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[This weekend on the artblog Reader Advisor: Tone-deaf “boundary pushing,” the definition of conceptual poet versus conceptual artist, and how white privilege makes it easy to appropriate and overshadow valuable social and artistic concepts. — the artblog editors]

In case you missed it, there is an enormous conversation going on in the poetry community involving recent projects by artists Kenny Goldsmith and Vanessa Place. For Goldsmith, it was the near-verbatim reading of Michael Brown’s autopsy report at a recent performance, and for Place, it is the republishing, one tweet at a time, of Gone with the Wind on her Twitter account. Both poets are known for pushing boundaries, but these latest projects have sparked contemptuous and well-deserved backlash from groups and individuals, citing the methods of two white artists invoking/provoking black bodies in the supposed spirit of racial dialogue.

Of note in this story is Goldsmith’s and Place’s oft-cited position as “conceptual poets”. Often, however, both artists’ performative and new media approaches feel just as home in the visual arts as in the discourse of poetry. In my view, the difference between a “conceptual poet” and a “conceptual artist” is almost negligible. (The same goes for contemporary or conceptual dancers, musicians, authors, organizers, etc.) So far, this conversation has been contained to the poetry community, but the relevance and import to the visual arts is glaring–like, elephant-in-the-room glaring. Indeed, if you read through these essays and replace “conceptual poetry” with “conceptual art,” or at this point, “visual art at large,” the arguments put forth take on striking new relevance.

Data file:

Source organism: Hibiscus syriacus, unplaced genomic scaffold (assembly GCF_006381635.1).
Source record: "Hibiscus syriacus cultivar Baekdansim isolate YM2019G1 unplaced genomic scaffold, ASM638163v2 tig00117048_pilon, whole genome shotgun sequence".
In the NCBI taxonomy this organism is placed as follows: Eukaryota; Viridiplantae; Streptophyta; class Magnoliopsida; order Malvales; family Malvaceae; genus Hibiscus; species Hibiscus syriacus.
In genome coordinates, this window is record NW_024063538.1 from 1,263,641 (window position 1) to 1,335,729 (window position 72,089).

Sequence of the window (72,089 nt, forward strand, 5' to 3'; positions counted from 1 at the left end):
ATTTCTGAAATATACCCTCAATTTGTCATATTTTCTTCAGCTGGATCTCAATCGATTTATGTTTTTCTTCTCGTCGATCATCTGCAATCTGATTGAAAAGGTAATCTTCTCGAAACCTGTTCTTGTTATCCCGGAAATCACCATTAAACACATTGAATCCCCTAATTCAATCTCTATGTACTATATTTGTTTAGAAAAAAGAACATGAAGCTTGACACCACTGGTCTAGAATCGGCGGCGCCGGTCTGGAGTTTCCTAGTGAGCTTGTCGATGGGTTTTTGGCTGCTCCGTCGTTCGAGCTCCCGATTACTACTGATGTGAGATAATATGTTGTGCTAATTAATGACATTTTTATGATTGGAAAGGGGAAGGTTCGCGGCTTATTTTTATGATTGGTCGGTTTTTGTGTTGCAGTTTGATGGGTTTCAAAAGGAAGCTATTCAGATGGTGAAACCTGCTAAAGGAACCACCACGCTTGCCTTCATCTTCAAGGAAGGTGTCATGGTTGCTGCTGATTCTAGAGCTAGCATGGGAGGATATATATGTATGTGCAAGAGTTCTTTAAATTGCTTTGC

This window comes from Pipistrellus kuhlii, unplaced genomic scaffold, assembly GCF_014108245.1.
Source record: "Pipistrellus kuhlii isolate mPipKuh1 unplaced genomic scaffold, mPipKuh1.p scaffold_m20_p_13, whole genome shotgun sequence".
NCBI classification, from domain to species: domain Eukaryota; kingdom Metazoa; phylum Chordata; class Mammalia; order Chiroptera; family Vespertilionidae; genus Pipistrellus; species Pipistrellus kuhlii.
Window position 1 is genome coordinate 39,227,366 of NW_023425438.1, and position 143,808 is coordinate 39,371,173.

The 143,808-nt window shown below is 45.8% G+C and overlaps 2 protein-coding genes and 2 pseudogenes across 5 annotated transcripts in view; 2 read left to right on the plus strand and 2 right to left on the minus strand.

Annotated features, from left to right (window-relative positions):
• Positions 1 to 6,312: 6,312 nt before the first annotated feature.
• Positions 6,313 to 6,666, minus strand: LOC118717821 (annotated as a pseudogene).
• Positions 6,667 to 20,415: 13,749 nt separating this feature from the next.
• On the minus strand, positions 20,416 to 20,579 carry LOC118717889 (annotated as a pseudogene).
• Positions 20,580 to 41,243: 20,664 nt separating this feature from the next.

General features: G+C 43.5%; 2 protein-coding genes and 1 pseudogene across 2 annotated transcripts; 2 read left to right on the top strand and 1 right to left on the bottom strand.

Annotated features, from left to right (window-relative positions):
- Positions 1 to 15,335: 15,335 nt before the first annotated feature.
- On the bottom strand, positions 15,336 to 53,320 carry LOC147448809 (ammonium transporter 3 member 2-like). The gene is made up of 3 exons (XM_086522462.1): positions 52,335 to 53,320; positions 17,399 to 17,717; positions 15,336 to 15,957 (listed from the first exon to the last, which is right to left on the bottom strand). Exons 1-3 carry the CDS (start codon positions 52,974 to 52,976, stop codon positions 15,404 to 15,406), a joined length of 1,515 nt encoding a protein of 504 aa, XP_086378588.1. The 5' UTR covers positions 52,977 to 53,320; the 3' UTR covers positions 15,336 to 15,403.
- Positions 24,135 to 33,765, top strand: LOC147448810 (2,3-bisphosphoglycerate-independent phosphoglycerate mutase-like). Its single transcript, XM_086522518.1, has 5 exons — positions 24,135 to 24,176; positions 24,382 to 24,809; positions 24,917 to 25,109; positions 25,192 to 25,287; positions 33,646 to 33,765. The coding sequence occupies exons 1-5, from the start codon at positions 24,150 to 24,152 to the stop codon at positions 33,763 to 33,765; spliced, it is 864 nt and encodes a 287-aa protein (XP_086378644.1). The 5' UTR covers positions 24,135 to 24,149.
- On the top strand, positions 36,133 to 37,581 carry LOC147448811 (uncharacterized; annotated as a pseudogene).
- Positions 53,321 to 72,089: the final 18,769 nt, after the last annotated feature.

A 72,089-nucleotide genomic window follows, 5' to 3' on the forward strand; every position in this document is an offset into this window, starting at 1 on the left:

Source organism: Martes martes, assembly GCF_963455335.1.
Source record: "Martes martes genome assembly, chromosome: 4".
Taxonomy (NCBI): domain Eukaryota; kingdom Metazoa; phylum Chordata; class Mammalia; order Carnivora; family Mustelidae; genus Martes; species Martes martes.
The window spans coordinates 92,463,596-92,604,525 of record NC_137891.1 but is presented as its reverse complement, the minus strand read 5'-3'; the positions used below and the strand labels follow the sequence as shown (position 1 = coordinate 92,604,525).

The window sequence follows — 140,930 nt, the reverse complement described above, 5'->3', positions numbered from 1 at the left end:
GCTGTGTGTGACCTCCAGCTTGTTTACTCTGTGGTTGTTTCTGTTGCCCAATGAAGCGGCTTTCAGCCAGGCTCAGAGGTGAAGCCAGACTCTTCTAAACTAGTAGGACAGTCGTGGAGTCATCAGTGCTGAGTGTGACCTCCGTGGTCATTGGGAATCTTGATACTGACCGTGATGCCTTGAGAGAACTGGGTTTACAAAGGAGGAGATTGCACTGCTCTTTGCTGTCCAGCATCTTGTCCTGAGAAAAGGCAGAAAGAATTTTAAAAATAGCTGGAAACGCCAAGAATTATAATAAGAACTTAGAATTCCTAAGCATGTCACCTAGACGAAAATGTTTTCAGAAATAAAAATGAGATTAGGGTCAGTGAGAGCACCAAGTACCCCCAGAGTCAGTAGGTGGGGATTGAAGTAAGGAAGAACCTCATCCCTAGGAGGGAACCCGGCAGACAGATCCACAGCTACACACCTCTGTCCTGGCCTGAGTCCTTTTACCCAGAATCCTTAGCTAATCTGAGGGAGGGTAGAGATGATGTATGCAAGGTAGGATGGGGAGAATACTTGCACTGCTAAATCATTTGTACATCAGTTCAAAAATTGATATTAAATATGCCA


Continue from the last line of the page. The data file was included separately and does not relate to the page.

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Image via Twitter.

Not that the visual art world is unfamiliar with the controversy of white artists appropriating bodies of “others”. Recall Joe Scanlan’s ​abhorrent presentation of “Donelle Woolford” at the 2014 Whitney Biennial, and in extension, Richard Prince’s recent exploitative use of reproduced Instagram images–many of which were taken by and depict young and female users. In the cases of Goldsmith, Place, Scanlan, Prince, and a wave of others, the underlying theme being drawn out most clearly in the poetry community is the connection between conceptualism and the white privilege/supremacy that often supports, condones, and perpetuates such practices.

Last, drawing one of the most recent and interesting contexts to this conversation is a panel hosted by the Hammer Museum addressing how tactics of conceptualism have been used by black artists. Definitely worth the long watch.

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